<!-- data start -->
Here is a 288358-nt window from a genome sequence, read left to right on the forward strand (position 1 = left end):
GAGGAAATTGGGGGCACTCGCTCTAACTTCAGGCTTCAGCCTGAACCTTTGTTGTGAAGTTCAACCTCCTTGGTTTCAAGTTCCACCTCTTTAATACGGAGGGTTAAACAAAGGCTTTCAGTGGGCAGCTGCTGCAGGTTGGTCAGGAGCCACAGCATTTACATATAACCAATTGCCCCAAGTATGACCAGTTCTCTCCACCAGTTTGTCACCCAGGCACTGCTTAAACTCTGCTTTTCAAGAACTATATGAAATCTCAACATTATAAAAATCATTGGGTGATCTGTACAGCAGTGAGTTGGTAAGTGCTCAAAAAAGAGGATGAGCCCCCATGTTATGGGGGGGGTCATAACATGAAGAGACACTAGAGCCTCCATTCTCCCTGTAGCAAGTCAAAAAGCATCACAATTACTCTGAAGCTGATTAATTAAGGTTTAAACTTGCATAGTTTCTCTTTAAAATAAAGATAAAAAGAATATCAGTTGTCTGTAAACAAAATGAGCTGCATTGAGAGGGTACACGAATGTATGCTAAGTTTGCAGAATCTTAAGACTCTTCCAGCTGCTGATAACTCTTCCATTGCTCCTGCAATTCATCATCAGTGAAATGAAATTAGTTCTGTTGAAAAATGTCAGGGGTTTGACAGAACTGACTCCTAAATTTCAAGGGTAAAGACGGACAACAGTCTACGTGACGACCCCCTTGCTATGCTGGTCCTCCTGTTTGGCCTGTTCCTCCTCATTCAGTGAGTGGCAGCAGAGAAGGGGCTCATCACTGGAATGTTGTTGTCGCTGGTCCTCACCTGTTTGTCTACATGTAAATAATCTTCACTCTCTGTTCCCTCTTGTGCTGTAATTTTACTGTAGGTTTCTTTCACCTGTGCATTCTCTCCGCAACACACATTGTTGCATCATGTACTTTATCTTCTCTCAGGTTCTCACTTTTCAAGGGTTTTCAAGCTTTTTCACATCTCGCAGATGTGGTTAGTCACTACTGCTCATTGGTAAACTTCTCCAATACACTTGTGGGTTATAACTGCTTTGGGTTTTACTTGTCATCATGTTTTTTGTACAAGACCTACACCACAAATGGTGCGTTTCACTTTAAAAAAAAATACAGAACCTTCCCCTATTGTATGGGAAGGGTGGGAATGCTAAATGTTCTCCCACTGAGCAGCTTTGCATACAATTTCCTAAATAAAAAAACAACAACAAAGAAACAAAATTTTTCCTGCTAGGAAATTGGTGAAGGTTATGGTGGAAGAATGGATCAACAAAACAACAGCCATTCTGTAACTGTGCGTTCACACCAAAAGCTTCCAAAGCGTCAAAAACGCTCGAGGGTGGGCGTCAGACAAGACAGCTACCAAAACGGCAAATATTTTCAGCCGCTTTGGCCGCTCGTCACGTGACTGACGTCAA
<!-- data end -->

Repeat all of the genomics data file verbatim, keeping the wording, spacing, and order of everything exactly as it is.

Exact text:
Here is a 288358-nt window from a genome sequence, read left to right on the forward strand (position 1 = left end):
GAGGAAATTGGGGGCACTCGCTCTAACTTCAGGCTTCAGCCTGAACCTTTGTTGTGAAGTTCAACCTCCTTGGTTTCAAGTTCCACCTCTTTAATACGGAGGGTTAAACAAAGGCTTTCAGTGGGCAGCTGCTGCAGGTTGGTCAGGAGCCACAGCATTTACATATAACCAATTGCCCCAAGTATGACCAGTTCTCTCCACCAGTTTGTCACCCAGGCACTGCTTAAACTCTGCTTTTCAAGAACTATATGAAATCTCAACATTATAAAAATCATTGGGTGATCTGTACAGCAGTGAGTTGGTAAGTGCTCAAAAAAGAGGATGAGCCCCCATGTTATGGGGGGGGTCATAACATGAAGAGACACTAGAGCCTCCATTCTCCCTGTAGCAAGTCAAAAAGCATCACAATTACTCTGAAGCTGATTAATTAAGGTTTAAACTTGCATAGTTTCTCTTTAAAATAAAGATAAAAAGAATATCAGTTGTCTGTAAACAAAATGAGCTGCATTGAGAGGGTACACGAATGTATGCTAAGTTTGCAGAATCTTAAGACTCTTCCAGCTGCTGATAACTCTTCCATTGCTCCTGCAATTCATCATCAGTGAAATGAAATTAGTTCTGTTGAAAAATGTCAGGGGTTTGACAGAACTGACTCCTAAATTTCAAGGGTAAAGACGGACAACAGTCTACGTGACGACCCCCTTGCTATGCTGGTCCTCCTGTTTGGCCTGTTCCTCCTCATTCAGTGAGTGGCAGCAGAGAAGGGGCTCATCACTGGAATGTTGTTGTCGCTGGTCCTCACCTGTTTGTCTACATGTAAATAATCTTCACTCTCTGTTCCCTCTTGTGCTGTAATTTTACTGTAGGTTTCTTTCACCTGTGCATTCTCTCCGCAACACACATTGTTGCATCATGTACTTTATCTTCTCTCAGGTTCTCACTTTTCAAGGGTTTTCAAGCTTTTTCACATCTCGCAGATGTGGTTAGTCACTACTGCTCATTGGTAAACTTCTCCAATACACTTGTGGGTTATAACTGCTTTGGGTTTTACTTGTCATCATGTTTTTTGTACAAGACCTACACCACAAATGGTGCGTTTCACTTTAAAAAAAAATACAGAACCTTCCCCTATTGTATGGGAAGGGTGGGAATGCTAAATGTTCTCCCACTGAGCAGCTTTGCATACAATTTCCTAAATAAAAAAACAACAACAAAGAAACAAAATTTTTCCTGCTAGGAAATTGGTGAAGGTTATGGTGGAAGAATGGATCAACAAAACAACAGCCATTCTGTAACTGTGCGTTCACACCAAAAGCTTCCAAAGCGTCAAAAACGCTCGAGGGTGGGCGTCAGACAAGACAGCTACCAAAACGGCAAATATTTTCAGCCGCTTTGGCCGCTCGTCACGTGACTGACGTCAA